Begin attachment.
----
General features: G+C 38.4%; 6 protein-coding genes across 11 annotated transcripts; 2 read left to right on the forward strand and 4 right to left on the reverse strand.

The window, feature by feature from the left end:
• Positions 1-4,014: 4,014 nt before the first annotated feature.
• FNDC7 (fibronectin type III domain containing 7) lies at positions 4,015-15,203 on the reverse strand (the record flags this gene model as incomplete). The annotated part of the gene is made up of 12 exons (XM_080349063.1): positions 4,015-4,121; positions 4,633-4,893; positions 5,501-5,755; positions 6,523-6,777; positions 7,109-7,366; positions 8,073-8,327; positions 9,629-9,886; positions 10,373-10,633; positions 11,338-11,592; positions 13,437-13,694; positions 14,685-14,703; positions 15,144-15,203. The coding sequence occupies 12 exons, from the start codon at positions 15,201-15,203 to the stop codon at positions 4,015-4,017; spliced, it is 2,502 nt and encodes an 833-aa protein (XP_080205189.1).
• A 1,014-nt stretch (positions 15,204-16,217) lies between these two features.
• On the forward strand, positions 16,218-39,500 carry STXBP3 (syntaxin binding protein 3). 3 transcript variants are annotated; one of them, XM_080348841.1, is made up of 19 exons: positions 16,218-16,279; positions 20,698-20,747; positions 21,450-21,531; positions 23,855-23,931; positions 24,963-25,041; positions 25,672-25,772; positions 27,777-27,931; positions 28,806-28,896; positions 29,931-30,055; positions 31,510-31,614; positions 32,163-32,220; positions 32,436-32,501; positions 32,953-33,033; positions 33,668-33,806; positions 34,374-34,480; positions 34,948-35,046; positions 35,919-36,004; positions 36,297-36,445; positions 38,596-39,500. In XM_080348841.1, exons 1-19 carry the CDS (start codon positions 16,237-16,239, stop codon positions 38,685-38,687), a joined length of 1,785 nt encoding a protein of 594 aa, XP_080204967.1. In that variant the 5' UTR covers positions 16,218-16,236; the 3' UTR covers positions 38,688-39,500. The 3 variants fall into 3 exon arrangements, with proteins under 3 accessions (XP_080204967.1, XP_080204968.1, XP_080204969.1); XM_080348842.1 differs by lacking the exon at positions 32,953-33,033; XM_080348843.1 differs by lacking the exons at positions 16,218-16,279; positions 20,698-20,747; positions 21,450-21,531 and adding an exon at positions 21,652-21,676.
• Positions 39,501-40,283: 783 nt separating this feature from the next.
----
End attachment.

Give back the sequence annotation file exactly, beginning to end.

General features: G+C 38.4%; 6 protein-coding genes across 11 annotated transcripts; 2 read left to right on the forward strand and 4 right to left on the reverse strand.

The window, feature by feature from the left end:
• Positions 1-4,014: 4,014 nt before the first annotated feature.
• FNDC7 (fibronectin type III domain containing 7) lies at positions 4,015-15,203 on the reverse strand (the record flags this gene model as incomplete). The annotated part of the gene is made up of 12 exons (XM_080349063.1): positions 4,015-4,121; positions 4,633-4,893; positions 5,501-5,755; positions 6,523-6,777; positions 7,109-7,366; positions 8,073-8,327; positions 9,629-9,886; positions 10,373-10,633; positions 11,338-11,592; positions 13,437-13,694; positions 14,685-14,703; positions 15,144-15,203. The coding sequence occupies 12 exons, from the start codon at positions 15,201-15,203 to the stop codon at positions 4,015-4,017; spliced, it is 2,502 nt and encodes an 833-aa protein (XP_080205189.1).
• A 1,014-nt stretch (positions 15,204-16,217) lies between these two features.
• On the forward strand, positions 16,218-39,500 carry STXBP3 (syntaxin binding protein 3). 3 transcript variants are annotated; one of them, XM_080348841.1, is made up of 19 exons: positions 16,218-16,279; positions 20,698-20,747; positions 21,450-21,531; positions 23,855-23,931; positions 24,963-25,041; positions 25,672-25,772; positions 27,777-27,931; positions 28,806-28,896; positions 29,931-30,055; positions 31,510-31,614; positions 32,163-32,220; positions 32,436-32,501; positions 32,953-33,033; positions 33,668-33,806; positions 34,374-34,480; positions 34,948-35,046; positions 35,919-36,004; positions 36,297-36,445; positions 38,596-39,500. In XM_080348841.1, exons 1-19 carry the CDS (start codon positions 16,237-16,239, stop codon positions 38,685-38,687), a joined length of 1,785 nt encoding a protein of 594 aa, XP_080204967.1. In that variant the 5' UTR covers positions 16,218-16,236; the 3' UTR covers positions 38,688-39,500. The 3 variants fall into 3 exon arrangements, with proteins under 3 accessions (XP_080204967.1, XP_080204968.1, XP_080204969.1); XM_080348842.1 differs by lacking the exon at positions 32,953-33,033; XM_080348843.1 differs by lacking the exons at positions 16,218-16,279; positions 20,698-20,747; positions 21,450-21,531 and adding an exon at positions 21,652-21,676.
• Positions 39,501-40,283: 783 nt separating this feature from the next.